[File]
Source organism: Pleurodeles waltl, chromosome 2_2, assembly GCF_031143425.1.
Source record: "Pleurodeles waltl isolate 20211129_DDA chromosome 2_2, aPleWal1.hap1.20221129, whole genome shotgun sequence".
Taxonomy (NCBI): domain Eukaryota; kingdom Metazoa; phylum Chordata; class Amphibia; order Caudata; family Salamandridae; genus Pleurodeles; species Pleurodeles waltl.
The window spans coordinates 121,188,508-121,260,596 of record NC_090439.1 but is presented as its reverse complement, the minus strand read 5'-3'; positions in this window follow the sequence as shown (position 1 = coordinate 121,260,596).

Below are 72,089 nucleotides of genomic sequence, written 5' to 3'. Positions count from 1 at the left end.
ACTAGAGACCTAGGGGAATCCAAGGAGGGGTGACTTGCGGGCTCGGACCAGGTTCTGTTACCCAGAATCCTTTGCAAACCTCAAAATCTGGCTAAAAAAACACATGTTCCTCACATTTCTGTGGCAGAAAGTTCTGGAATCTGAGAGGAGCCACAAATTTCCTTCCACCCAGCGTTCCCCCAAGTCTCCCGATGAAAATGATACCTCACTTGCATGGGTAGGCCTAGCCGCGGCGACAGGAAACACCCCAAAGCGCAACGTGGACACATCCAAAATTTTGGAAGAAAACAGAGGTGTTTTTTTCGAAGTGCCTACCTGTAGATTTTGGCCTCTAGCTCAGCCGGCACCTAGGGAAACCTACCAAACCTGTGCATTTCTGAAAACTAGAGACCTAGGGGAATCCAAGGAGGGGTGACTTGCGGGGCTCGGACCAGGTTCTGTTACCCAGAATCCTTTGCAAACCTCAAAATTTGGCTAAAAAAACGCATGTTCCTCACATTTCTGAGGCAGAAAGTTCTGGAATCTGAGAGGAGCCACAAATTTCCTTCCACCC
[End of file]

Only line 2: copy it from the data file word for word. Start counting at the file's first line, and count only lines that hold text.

Source record: "Pleurodeles waltl isolate 20211129_DDA chromosome 2_2, aPleWal1.hap1.20221129, whole genome shotgun sequence".